LinkedIn is great for connecting with professionals, and Facebook is great for non-professional chatter, but no company created a popular social network on which people could communicate professionally until Slack came along.

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Slack offers its users a more intimate place to chat than Facebook and strips away the “social network” aspect of communication from which Facebook sprung. While Facebook in essence is a message board where people can interact with each other, Slack is expressly intended for personal interaction.

Slack also has partnered with several other companies to make it so that its users never have to leave the site. For example, a Slack user can now book a flight on Kayak via Slack. In addition, Slack offers its users the ability  to embed gifs and emojis in their messages without going completely overboard like Snapchat does.

Facebook operates similarly. The social network has become a place where users can stash their photos, host private conversations with their friends, and peruse the news. Both Slack and Facebook use these strategies to make it so their users never want to log out, in effect building customer loyalty.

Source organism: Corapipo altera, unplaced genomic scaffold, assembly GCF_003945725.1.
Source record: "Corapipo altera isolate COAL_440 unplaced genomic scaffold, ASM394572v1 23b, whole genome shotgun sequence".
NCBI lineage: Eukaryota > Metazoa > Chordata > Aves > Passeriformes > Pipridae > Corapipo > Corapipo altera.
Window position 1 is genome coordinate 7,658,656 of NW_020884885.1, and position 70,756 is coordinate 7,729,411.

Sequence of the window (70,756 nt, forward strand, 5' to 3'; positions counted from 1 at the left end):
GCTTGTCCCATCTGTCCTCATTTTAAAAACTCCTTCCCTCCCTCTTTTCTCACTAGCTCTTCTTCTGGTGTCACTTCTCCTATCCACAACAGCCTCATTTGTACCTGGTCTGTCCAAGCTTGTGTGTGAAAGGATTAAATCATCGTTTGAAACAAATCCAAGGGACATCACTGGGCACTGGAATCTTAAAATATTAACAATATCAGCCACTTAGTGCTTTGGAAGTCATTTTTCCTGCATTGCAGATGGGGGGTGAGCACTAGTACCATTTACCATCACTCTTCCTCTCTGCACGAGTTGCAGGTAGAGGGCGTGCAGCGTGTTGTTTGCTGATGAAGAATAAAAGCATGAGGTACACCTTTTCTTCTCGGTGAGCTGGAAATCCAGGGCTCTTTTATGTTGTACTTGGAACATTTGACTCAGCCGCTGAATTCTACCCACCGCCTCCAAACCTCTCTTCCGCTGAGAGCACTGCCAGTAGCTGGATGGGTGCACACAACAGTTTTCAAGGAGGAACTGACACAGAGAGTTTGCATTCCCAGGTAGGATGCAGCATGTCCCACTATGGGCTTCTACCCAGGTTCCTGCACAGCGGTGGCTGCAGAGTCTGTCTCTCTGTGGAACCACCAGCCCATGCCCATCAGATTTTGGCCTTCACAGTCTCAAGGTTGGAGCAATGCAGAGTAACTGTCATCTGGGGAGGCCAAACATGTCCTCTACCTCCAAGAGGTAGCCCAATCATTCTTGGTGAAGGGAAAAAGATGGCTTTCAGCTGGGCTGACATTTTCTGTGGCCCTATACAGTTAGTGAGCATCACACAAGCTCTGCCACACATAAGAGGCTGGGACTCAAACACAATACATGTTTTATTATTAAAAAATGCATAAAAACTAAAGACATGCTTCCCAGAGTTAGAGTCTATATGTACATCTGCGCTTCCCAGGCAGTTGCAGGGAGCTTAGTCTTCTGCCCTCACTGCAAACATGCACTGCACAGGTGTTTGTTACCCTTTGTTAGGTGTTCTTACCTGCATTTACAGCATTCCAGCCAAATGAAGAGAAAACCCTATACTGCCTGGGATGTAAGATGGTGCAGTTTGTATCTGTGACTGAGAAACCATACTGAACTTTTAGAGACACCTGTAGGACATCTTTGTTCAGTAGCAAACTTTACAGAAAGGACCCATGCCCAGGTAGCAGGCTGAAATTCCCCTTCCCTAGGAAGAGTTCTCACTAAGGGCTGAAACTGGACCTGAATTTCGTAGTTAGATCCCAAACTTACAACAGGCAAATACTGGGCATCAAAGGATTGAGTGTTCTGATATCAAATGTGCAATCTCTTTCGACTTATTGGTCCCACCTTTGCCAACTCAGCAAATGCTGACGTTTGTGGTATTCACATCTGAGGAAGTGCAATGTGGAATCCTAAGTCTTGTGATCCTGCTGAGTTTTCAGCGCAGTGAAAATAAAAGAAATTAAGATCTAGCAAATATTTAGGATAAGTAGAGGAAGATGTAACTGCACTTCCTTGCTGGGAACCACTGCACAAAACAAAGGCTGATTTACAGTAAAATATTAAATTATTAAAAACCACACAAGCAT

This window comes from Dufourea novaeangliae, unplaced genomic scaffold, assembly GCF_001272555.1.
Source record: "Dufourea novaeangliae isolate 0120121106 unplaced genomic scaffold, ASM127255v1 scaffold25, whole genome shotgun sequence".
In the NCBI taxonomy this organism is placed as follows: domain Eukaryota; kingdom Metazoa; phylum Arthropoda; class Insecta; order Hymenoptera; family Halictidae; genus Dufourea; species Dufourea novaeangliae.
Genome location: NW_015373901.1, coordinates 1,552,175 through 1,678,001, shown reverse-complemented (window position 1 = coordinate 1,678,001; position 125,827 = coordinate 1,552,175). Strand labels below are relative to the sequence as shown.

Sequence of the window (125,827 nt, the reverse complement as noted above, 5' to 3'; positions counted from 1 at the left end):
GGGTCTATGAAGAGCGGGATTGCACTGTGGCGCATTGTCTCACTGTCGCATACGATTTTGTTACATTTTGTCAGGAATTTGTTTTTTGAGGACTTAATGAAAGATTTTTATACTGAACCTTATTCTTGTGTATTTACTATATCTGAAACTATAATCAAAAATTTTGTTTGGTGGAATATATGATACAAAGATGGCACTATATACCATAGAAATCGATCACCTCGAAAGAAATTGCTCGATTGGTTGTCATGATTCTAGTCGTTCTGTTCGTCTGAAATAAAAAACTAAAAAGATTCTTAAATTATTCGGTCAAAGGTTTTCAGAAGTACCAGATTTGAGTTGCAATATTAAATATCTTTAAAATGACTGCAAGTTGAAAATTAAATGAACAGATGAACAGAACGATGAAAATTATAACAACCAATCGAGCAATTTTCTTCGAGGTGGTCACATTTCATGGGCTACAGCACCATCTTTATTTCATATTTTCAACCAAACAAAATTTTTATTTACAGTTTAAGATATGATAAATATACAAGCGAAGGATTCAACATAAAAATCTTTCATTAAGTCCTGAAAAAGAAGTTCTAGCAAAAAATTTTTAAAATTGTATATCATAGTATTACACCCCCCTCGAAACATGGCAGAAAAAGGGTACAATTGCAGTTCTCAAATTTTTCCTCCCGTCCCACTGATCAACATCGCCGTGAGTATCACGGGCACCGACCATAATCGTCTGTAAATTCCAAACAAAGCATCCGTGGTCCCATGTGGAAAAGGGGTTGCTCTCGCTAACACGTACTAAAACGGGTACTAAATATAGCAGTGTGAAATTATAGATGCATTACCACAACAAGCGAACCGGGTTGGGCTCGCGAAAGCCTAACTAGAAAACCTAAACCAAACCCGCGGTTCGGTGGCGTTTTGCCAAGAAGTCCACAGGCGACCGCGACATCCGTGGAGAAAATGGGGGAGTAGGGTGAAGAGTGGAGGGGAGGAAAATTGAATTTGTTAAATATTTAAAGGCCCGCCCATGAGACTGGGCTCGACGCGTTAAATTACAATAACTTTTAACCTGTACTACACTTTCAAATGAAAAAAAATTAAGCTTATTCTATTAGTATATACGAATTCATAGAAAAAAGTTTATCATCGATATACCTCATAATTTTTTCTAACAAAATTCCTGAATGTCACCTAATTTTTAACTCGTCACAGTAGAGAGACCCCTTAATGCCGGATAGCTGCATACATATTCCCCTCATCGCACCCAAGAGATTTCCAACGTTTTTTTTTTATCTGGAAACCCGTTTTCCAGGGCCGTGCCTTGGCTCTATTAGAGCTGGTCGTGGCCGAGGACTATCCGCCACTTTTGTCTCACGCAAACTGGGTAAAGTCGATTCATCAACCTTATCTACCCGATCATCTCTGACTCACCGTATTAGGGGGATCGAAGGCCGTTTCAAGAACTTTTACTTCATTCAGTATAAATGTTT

This is where Slack and Facebook could compete. One company is vying for the attention of the the whole internet-using world, while the other has already captured the business world. Seeing as Slack already has already gained 300 million daily active users since its 2013 launch, it is possible that it could one day rival Facebook.

As social media users use messaging options more and more frequently, Slack has an edge on Facebook. It could just be the next big thing.

Image via the Atlantic.